curated by Lesley A. Martin
June 12 – July 18, 2010
The ten artists presented in Either/And, Part I: The New Skew propose a variety of idiosyncratic, skewed takes on photography. In doing so, they share a critical engagement with the accepted conventions of genre, series making, and photographic seeing.
Take, for example, the work of Erica Allen and Gabriel Garcia Roman. The subjects in Allen’s images feel strangely familiar, but ultimately reject identification. As the artist describes, they are “fictional portraits created using anonymous faces from contemporary barbershop hairstyle posters combined with figures from discarded studio portraits.” Garcia Roman’s portraits, on the other hand, initially seem more decorative than substantive—yet, closer observation of each portrait reveals childhood memories in the form of personal photographs that have been woven into the semi-psychedelic backgrounds.
Then there is Rachel Bee Porter, who uses visual hyperbole to “pervert the language of commercial and editorial photography.” She finds a comrade in Amy Stevens’ manic cake décor—Martha Stewarts run gleefully amok! These are the characteristics common to all the artists in this group: the use of eye-catching, graphic surfaces and known forms that belie their true intent; plus a sly resistance to or inversion of established modes (of portraiture, as in the case of Allen and Garcia Roman; or of commercial still-life as seen in the works of Porter and Stevens).
Following in that vein, Sarah Palmer, Sam Falls, and Jordan Tate all forego traditional expectations of stylistic coherency in favor of situational aesthetics—each image is rendered without privileging any single style over others. Palmer and Falls in particular create work that is highly personal while also hyper-conscious of both the failings and the possibilities of the photographic medium. Tate’s work is most expressly concerned with the variety of possible forms that photos can take today—from the humble .GIF to three-dimensional and iPhone images.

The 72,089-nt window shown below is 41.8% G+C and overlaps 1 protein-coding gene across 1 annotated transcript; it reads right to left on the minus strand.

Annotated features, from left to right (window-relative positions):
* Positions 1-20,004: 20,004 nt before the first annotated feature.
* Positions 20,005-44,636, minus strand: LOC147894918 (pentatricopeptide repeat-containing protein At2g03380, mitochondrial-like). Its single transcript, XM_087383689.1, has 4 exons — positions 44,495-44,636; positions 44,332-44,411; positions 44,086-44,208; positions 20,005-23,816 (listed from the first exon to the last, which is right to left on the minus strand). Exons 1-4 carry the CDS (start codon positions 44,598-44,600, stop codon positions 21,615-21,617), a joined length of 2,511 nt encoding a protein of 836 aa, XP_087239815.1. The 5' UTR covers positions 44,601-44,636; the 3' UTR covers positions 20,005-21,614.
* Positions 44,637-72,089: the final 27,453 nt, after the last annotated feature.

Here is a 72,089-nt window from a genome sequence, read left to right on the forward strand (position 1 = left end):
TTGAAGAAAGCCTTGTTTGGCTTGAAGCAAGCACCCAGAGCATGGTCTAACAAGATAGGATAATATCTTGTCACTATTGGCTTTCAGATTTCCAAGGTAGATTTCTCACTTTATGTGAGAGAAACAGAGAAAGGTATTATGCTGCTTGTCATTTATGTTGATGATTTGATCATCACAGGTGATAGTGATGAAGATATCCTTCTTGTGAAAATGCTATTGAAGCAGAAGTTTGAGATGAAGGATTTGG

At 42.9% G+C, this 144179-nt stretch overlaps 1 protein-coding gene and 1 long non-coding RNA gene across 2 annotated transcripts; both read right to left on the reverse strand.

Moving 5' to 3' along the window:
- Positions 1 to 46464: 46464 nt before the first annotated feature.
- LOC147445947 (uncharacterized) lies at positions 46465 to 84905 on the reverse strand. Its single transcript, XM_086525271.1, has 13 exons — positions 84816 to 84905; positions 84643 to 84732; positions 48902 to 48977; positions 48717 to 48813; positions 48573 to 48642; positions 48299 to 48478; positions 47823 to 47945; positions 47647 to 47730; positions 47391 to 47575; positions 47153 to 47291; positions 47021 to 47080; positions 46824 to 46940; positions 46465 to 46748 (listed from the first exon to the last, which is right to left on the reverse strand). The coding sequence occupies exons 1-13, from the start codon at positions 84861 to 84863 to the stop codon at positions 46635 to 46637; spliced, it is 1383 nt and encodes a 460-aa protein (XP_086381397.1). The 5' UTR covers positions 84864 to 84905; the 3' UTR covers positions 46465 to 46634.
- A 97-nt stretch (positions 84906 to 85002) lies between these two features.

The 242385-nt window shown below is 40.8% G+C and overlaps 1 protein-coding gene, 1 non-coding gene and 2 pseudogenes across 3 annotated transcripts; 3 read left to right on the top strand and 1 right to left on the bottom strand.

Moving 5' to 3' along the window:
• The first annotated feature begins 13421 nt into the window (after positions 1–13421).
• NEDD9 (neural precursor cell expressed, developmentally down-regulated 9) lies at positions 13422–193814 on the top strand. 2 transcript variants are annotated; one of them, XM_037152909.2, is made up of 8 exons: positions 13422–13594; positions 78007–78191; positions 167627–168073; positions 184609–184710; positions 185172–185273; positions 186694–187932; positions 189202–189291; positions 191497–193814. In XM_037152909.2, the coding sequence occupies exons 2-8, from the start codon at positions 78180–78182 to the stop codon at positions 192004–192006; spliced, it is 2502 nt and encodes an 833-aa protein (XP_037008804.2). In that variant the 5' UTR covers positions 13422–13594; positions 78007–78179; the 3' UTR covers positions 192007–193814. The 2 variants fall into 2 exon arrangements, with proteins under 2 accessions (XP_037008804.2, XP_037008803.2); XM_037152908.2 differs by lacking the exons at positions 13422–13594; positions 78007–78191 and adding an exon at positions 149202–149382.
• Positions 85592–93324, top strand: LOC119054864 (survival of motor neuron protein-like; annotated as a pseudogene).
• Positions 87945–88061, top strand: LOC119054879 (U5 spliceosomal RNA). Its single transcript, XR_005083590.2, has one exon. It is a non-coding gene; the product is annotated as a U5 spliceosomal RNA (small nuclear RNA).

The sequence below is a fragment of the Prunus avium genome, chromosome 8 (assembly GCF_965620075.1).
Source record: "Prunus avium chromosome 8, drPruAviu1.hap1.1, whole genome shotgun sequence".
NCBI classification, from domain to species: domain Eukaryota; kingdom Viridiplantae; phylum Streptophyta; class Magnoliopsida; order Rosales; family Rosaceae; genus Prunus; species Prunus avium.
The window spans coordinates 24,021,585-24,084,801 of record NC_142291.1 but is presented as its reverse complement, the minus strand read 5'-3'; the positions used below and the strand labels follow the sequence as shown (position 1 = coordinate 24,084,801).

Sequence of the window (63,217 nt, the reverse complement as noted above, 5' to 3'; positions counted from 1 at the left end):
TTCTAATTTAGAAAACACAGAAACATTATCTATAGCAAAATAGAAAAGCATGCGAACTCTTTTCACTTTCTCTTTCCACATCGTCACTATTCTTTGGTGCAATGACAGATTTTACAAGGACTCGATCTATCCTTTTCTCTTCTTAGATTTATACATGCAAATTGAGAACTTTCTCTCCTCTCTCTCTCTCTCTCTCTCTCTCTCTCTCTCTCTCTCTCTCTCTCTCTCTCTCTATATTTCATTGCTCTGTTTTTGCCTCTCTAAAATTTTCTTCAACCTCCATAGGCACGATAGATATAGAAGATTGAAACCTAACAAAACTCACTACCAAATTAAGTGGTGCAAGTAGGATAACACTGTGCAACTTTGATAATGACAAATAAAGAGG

Matthew Gamber, Charles Shotwell, and Laura Wulf, each share this interest in exploring the changing forms and function of photography. Whether meditating on the the optical nature of black-and-white photography, the changing role of the printed image, or the blurred boundaries of drawing and photography, these artists flesh out a common universe of concerns for contemporary photography: where and how do we experience it? And, perhaps most pressingly, what exactly is it?
For the members of the New Skew, the external world initiates the image, but the end result is rarely just a copy; the thing is never quite itself. What is certain, throughout the work of these ten artists, is that the power of the photographic image, it’s ability to surprise and to seduce, is still very much alive.
-Lesley A. Martin, Publisher and Director of Content, Aperture Foundation
Lesley A. Martin is publisher of Aperture Foundation’s book program and director of content for the Foundation as a whole. She has edited over sixty-five books of photography, including Reflex: A Vik Muniz Primer; My Life in Politics: Tim Davis; Istanbul: City of a Hundred Names by Alex Webb; Richard Misrach: On the Beach; Beate Gütschow: LS/S; Paris • New York • Shanghai by Hans Eijkelboom; and The Edge of Vision: The Rise of Abstraction in Photography by Lyle Rexer. Martin is also the coauthor of two volumes on design, Graphicscape: Tokyo and Graphicscape: New York; and a contributing editor to Full Vinyl: The Subversive Art of Designer Toys and Japanese Photobooks of the 1960s and ‘70s.